NEW ORLEANS — “I am just not ready to say, ‘Oh yeah, this is herd immunity and we're going to be in a much better place in April,’” said Tulane Epidemiologist Dr. Susan Hassig.
There's been a downward trend in COVID cases and more vaccines are being delivered, so the near future seems hopeful.
But today the CDC tracker shows cases in 46 states have either plateaued or started climbing again, including in Louisiana, so getting back to normal is a difficult timeline to pin down.
We all want to know when will life be normal, like it was in 2019. Doctors are speaking out about that in national editorials.
There was a recent one in the Wall Street Journal from a Johns Hopkins doctor. He said COVID will be mostly gone by April. Why? He said many more people who were asymptomatic, already have natural immunity. Add that to the increasing number of vaccines and herd immunity will protect us from serious illness.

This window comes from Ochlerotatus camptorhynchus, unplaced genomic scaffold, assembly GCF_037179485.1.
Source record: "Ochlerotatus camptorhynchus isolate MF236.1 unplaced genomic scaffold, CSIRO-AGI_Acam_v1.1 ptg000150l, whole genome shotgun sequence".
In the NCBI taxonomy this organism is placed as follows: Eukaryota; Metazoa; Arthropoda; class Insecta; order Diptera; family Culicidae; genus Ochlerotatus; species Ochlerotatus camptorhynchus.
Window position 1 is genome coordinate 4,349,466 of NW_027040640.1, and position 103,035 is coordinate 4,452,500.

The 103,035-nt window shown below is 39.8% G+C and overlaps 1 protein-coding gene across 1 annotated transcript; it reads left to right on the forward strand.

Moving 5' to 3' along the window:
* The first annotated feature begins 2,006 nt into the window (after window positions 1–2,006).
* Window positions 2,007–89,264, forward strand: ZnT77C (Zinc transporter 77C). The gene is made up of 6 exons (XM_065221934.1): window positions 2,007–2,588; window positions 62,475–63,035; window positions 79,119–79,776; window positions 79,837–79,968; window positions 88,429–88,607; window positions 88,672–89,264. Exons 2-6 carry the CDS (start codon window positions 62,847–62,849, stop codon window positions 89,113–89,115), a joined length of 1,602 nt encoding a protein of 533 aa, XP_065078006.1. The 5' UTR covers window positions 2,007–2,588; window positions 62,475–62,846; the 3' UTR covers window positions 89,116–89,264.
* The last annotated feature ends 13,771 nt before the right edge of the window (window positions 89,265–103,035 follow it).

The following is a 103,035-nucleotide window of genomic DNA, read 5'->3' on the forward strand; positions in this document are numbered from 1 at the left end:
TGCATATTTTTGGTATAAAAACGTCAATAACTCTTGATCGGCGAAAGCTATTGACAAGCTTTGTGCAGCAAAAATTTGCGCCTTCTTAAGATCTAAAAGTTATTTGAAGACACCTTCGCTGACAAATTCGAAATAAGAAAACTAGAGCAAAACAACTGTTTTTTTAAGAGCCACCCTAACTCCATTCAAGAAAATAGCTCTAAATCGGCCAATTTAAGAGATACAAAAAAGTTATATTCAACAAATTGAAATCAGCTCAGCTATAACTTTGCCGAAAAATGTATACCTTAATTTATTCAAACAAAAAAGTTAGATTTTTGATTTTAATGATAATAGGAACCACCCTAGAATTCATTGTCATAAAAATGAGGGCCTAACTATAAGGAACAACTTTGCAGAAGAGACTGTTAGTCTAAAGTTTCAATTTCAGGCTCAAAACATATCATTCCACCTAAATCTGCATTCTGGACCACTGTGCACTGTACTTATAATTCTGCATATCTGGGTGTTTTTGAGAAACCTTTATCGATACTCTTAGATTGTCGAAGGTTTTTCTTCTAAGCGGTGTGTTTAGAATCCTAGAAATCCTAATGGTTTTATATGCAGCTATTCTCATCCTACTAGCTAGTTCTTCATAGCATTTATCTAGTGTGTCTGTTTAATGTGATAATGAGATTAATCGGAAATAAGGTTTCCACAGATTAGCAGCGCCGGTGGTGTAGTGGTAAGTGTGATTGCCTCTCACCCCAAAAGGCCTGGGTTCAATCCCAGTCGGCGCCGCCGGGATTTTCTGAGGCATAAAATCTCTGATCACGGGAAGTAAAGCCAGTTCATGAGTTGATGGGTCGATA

But another article in The Atlantic has a shifting timeline by seasons, stating this spring will be like 2020, summer could be close to normal. In fall and winter, there will either be more improvement or a backslide. Then finally, we could have a pre-pandemic life in summer 2022. The coronavirus will still flare up like the flu, taking some lives, but won't rage out of control.
Dr. Susan Hassig has her evaluations of the science.
“Right now we are about where we were in the summer surge, so we're nowhere near Australia and New Zealand levels. It's not going away by April,” said Dr. Hassig.
She agrees cases and hospitalizations are down, but not that there's herd immunity. She said there are studies showing that people who were infected with COVID, but had no symptoms, don't have the strong immune protection that the vaccine gives, so they should still get a vaccine. And she has another reason.
“Because we are not yet sure what these variants are going to do.”
She believes true herd immunity will come as more people get vaccinated in many different communities.
“I think we're going to be in really good shape in the summer. I certainly hope we will, that we'll see some easing of restrictions. I'm really hoping we'll see music come back to New Orleans if we can get the musicians vaccinated,” said Dr. Hassig.
So there's still a lot of science coming out that's not all pointing in the same direction.
And Dr. Hassig said the case numbers are still not close to the lower numbers we had before that were in-between the highest peaks.